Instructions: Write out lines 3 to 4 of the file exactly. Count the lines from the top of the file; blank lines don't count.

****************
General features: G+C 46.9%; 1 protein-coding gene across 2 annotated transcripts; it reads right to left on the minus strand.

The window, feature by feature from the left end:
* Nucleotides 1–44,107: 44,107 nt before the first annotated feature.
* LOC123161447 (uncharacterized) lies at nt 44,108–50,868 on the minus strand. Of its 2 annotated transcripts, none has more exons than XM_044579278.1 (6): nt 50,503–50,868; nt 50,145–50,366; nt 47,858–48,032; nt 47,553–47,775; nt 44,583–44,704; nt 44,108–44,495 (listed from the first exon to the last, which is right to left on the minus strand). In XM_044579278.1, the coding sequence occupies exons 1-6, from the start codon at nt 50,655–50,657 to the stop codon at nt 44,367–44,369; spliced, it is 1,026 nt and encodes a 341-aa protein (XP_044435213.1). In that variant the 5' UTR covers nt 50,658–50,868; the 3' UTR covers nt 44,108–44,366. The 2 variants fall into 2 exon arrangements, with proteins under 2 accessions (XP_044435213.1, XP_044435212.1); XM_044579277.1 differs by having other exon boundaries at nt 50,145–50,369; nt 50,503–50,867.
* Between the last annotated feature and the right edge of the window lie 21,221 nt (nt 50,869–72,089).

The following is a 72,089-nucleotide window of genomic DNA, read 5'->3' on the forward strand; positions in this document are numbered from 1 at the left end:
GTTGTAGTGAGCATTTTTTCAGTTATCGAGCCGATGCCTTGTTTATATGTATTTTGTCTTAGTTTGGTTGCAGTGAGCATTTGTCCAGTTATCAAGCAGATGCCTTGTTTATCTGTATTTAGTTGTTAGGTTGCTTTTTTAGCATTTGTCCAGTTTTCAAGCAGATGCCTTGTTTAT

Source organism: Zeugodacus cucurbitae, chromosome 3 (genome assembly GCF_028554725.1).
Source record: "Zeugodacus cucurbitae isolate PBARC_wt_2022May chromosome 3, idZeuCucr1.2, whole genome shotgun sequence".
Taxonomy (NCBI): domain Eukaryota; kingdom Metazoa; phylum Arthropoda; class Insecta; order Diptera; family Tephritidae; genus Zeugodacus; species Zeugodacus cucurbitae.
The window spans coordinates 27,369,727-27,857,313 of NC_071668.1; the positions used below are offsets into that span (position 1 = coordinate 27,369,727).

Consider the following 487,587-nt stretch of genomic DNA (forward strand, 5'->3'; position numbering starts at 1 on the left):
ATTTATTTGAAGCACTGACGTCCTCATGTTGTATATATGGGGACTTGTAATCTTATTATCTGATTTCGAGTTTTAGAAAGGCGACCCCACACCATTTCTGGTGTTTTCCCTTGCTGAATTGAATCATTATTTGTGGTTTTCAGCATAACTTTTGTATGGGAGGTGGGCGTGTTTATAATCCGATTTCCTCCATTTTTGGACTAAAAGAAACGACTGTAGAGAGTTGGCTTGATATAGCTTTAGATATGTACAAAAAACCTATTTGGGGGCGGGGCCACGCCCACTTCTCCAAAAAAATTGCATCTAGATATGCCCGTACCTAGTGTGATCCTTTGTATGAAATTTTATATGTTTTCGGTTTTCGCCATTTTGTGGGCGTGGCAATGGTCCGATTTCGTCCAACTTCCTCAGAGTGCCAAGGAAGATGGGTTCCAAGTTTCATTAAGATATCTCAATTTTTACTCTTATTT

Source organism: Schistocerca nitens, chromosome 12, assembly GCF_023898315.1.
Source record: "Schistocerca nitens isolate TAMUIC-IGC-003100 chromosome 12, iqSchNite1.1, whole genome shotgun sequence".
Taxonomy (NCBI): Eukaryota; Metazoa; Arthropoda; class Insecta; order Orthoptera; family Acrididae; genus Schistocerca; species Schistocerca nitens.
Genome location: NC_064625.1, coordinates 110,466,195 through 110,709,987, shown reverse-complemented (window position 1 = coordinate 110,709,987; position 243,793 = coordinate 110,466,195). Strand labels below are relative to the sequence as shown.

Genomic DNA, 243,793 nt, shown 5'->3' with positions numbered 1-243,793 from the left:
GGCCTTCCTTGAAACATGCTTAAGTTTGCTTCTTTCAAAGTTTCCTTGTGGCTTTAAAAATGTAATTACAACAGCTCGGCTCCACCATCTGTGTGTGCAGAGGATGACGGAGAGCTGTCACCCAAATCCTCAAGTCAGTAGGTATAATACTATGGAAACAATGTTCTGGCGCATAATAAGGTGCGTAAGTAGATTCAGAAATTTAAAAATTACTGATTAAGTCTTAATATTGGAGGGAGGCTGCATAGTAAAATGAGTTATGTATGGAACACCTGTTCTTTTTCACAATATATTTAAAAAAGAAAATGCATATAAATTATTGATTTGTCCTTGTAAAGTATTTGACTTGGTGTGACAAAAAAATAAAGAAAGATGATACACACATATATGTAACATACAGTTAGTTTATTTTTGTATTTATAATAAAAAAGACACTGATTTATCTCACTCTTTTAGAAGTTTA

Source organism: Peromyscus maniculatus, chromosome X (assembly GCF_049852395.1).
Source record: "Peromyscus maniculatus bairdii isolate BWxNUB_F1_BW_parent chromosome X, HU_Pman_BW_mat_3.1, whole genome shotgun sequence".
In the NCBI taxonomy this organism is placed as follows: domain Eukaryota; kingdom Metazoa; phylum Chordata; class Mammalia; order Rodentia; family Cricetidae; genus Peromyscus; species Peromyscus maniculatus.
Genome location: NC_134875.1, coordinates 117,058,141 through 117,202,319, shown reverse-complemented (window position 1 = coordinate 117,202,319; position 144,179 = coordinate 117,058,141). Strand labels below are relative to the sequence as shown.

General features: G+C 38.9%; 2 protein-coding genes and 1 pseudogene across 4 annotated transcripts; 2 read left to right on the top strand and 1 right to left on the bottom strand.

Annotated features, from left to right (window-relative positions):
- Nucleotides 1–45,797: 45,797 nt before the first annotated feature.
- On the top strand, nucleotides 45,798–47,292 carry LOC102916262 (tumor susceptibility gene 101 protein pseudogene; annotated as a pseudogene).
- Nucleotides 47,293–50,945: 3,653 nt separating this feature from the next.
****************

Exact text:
* Nucleotides 1–44,107: 44,107 nt before the first annotated feature.
* LOC123161447 (uncharacterized) lies at nt 44,108–50,868 on the minus strand. Of its 2 annotated transcripts, none has more exons than XM_044579278.1 (6): nt 50,503–50,868; nt 50,145–50,366; nt 47,858–48,032; nt 47,553–47,775; nt 44,583–44,704; nt 44,108–44,495 (listed from the first exon to the last, which is right to left on the minus strand). In XM_044579278.1, the coding sequence occupies exons 1-6, from the start codon at nt 50,655–50,657 to the stop codon at nt 44,367–44,369; spliced, it is 1,026 nt and encodes a 341-aa protein (XP_044435213.1). In that variant the 5' UTR covers nt 50,658–50,868; the 3' UTR covers nt 44,108–44,366. The 2 variants fall into 2 exon arrangements, with proteins under 2 accessions (XP_044435213.1, XP_044435212.1); XM_044579277.1 differs by having other exon boundaries at nt 50,145–50,369; nt 50,503–50,867.